• Make your FSA ID early! Don’t leave it until right before your FAFSA is due. That adds a lot of stress (I would know!!!) that you don’t need.

Megan Friebe is a freshman at Michigan State University, where she spends her days studying public affairs and social policy, her evenings studying the same thing, and, if she’s lucky, her nights sleeping. She also manages to find time to intern with the Customer Experience team in the office of Federal Student Aid at the U.S. Department of Education.

As Computer Science Education Week (“CS Ed Week”) Approaches: Calling all CS Learning Champions!

Cross-posted from the White House blog.

Summary: Here is what you can do to advance Computer Science Education.


Technology plays a role in nearly every aspect of our lives today —it’s how we connect with friends and family, discover the weather forecast, find jobs, play, and importantly learn.  Yet too few of us, from our youngest to our eldest Americans, are going beyond being a ‘user’ of technology to becoming a maker, coder, discoverer, tinkerer, designer —and harnessing the power of computing to solve new challenges and make everyones’ lives healthier, safer, more efficient, better informed, and more fun.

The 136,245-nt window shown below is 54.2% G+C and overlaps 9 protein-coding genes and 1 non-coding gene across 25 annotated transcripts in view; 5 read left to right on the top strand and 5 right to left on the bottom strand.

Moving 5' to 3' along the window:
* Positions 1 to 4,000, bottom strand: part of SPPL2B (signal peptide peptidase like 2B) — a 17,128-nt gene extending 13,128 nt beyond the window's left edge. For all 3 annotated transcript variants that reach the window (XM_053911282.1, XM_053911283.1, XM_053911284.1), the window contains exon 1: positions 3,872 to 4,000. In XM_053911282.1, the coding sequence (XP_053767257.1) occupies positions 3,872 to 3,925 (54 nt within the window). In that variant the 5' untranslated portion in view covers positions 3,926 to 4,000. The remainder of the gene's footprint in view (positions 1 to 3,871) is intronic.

Computational literacy” —being able to code, script, design, program, debug, and understand computer science—is rapidly emerging as an essential skill for today’s students. Many jobs in the 21st century will require the type of problem-solving ability that is advanced by training in computer science. In fact, it is projected that by 2020 information technology (IT) skills and computational thinking will be needed in more than half of all jobs and greater than 50 percent of the science, technology, engineering, and mathematics (STEM) job growth over that time period will be in computer science fields, leading to a shortage of more than one million IT-skilled Americans.  In addition to IT professionals, people employed in most STEM jobs in the coming decades will require some level of sophisticated computational skills and many jobs inthe 21st Century will require the type of problem-solving ability that is advanced by computational thinking.

President Obama visits with students and engaging in coding during the "Hour of Code" event in the Eisenhower Executive Office Building, in Washington, D.C., Dec. 8, 2014. Official White House Photo.